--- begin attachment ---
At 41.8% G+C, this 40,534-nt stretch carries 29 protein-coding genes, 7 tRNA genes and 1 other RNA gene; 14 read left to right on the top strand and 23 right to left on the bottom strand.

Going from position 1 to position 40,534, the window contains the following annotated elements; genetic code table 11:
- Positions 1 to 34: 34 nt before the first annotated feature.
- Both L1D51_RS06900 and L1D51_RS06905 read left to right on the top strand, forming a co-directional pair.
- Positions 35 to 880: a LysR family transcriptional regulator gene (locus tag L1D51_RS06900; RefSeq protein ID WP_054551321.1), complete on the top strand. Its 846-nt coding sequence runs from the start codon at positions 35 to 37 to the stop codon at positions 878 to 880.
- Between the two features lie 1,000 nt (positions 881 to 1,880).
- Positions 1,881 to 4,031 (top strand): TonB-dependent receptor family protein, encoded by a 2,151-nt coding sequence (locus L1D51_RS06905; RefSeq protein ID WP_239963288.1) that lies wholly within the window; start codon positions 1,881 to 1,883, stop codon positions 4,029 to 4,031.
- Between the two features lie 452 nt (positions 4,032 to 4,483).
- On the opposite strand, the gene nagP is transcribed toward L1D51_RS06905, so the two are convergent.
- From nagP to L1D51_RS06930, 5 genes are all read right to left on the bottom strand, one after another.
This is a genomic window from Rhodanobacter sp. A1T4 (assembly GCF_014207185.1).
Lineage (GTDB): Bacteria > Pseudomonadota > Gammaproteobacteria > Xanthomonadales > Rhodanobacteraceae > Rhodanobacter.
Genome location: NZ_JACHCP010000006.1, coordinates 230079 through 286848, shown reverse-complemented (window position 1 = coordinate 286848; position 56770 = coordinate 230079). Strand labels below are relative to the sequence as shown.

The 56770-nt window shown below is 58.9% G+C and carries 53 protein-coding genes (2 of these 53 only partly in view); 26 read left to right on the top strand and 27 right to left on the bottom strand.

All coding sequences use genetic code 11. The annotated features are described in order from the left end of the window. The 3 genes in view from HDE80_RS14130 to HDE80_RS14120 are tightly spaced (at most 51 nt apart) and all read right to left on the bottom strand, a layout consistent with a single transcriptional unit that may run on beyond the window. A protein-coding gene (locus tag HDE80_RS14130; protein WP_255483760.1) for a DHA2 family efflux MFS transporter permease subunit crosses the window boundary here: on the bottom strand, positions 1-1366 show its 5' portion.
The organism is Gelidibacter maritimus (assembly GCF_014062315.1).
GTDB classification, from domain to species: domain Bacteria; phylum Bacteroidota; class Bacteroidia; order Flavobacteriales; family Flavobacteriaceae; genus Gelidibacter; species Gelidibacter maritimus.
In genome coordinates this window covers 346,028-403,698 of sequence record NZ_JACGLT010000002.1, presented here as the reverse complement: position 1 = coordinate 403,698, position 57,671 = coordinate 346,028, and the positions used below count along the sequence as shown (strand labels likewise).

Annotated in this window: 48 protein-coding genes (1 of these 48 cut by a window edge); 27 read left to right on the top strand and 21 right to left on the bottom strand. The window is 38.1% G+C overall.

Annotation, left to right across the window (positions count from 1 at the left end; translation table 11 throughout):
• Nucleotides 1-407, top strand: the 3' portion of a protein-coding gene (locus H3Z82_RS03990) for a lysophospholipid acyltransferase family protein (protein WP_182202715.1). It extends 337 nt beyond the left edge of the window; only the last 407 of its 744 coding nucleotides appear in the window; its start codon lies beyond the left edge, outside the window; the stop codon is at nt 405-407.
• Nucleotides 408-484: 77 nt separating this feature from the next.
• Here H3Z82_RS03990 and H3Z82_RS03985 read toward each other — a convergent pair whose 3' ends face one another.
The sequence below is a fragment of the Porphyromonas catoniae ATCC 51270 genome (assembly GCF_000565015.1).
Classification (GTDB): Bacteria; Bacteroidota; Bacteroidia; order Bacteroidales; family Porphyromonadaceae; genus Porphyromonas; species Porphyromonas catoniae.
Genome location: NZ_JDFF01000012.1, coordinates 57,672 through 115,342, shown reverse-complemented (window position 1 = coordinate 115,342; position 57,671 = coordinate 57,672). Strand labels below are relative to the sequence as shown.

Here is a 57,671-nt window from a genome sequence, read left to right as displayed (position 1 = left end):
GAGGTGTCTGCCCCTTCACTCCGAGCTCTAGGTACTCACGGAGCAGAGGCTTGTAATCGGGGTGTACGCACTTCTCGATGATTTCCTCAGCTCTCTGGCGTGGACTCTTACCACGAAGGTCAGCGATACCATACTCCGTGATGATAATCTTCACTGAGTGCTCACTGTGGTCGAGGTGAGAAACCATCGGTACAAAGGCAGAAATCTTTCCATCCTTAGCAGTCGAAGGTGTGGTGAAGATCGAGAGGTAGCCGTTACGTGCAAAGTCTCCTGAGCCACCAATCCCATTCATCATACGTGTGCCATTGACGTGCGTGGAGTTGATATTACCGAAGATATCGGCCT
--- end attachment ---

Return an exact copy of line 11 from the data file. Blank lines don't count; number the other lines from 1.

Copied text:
This is a genomic window from Rhodanobacter sp. A1T4 (assembly GCF_014207185.1).